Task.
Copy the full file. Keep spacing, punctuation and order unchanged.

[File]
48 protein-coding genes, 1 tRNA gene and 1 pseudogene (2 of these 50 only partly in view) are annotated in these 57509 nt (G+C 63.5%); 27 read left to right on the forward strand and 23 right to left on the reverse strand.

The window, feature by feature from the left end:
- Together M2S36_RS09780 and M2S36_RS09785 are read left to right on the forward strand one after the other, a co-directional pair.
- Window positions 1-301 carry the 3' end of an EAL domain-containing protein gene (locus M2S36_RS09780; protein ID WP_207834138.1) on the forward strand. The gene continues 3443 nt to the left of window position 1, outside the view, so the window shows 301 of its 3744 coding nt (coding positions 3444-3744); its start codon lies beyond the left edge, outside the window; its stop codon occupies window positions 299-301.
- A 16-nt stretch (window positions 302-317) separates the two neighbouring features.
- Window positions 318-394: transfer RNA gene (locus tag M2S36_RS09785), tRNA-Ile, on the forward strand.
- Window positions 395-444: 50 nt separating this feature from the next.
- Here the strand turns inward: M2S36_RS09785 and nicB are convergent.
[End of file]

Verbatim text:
48 protein-coding genes, 1 tRNA gene and 1 pseudogene (2 of these 50 only partly in view) are annotated in these 57509 nt (G+C 63.5%); 27 read left to right on the forward strand and 23 right to left on the reverse strand.

The window, feature by feature from the left end:
- Together M2S36_RS09780 and M2S36_RS09785 are read left to right on the forward strand one after the other, a co-directional pair.
- Window positions 1-301 carry the 3' end of an EAL domain-containing protein gene (locus M2S36_RS09780; protein ID WP_207834138.1) on the forward strand. The gene continues 3443 nt to the left of window position 1, outside the view, so the window shows 301 of its 3744 coding nt (coding positions 3444-3744); its start codon lies beyond the left edge, outside the window; its stop codon occupies window positions 299-301.
- A 16-nt stretch (window positions 302-317) separates the two neighbouring features.
- Window positions 318-394: transfer RNA gene (locus tag M2S36_RS09785), tRNA-Ile, on the forward strand.
- Window positions 395-444: 50 nt separating this feature from the next.
- Here the strand turns inward: M2S36_RS09785 and nicB are convergent.